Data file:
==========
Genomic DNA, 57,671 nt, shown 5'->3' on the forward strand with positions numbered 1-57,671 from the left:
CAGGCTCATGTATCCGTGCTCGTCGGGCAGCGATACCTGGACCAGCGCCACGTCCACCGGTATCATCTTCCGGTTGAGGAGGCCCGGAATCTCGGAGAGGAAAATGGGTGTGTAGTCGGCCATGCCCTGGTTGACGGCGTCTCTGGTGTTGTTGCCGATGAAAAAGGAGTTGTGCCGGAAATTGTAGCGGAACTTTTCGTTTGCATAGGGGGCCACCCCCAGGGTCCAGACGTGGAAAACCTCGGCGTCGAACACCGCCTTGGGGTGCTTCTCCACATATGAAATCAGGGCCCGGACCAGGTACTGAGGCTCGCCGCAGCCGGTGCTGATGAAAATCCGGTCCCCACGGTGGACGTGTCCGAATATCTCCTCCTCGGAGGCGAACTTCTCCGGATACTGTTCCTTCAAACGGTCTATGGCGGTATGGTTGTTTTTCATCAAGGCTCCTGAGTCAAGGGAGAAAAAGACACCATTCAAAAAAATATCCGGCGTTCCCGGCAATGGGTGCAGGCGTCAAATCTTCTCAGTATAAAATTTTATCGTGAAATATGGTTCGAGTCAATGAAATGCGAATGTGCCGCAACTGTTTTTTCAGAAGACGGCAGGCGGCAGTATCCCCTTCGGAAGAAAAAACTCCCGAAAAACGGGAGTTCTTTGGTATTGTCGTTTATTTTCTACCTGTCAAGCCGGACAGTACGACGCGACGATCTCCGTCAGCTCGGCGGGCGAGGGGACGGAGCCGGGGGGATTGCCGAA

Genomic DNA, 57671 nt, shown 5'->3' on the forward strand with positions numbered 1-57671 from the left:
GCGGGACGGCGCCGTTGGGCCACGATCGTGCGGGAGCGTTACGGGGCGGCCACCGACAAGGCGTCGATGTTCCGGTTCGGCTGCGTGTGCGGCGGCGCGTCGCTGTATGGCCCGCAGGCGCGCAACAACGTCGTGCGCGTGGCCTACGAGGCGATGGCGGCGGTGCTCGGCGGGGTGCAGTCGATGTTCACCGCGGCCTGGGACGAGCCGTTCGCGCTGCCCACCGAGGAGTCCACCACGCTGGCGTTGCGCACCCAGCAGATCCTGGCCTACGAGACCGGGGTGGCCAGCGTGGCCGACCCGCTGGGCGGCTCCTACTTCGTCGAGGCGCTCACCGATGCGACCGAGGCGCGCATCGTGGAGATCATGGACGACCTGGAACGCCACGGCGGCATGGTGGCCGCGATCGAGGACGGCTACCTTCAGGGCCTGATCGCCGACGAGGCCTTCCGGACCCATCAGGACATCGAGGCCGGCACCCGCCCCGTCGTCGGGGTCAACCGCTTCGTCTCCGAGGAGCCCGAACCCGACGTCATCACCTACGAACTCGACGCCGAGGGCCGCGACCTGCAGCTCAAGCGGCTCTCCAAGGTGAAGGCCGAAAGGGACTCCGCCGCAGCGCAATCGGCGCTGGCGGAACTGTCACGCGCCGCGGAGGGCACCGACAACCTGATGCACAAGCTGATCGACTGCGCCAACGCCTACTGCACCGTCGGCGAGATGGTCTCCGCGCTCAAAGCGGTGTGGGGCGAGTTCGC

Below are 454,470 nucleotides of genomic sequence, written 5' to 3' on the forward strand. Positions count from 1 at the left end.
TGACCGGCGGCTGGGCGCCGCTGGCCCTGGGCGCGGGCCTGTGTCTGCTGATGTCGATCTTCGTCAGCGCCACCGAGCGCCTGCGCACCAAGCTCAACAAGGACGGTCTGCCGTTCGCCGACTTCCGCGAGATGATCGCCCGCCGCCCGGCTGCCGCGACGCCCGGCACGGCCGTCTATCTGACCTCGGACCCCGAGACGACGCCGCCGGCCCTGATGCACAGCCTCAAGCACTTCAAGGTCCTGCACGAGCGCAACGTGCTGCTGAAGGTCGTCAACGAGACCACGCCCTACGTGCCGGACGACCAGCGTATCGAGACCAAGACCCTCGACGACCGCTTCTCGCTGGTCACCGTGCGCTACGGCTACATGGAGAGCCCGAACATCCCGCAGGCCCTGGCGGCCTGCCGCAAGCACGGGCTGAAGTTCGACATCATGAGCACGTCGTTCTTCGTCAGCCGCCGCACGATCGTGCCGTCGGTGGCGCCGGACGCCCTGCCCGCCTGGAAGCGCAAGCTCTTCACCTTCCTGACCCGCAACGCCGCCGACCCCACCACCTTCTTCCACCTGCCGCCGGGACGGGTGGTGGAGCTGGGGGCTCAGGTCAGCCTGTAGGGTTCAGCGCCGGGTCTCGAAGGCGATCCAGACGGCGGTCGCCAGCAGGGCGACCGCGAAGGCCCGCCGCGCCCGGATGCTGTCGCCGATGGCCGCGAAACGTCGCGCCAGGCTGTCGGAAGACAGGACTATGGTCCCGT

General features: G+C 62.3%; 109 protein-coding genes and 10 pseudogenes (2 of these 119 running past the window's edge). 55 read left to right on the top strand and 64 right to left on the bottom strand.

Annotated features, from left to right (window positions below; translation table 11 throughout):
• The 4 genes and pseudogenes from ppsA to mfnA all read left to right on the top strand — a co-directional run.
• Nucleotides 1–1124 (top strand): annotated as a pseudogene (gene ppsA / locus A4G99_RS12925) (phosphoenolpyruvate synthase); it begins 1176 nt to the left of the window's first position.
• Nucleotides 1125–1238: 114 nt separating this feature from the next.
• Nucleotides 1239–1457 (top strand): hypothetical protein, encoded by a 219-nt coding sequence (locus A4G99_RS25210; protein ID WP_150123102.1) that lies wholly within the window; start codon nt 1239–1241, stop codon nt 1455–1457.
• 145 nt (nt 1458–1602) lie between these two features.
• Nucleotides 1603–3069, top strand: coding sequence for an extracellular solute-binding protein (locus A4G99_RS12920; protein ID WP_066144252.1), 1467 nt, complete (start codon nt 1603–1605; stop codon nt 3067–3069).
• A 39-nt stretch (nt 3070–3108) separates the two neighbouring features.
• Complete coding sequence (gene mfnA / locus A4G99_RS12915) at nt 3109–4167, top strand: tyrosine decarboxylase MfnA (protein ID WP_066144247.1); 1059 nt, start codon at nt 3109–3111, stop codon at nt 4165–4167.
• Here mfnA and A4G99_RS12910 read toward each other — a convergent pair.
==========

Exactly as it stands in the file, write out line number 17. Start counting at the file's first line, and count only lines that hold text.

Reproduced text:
• Here mfnA and A4G99_RS12910 read toward each other — a convergent pair.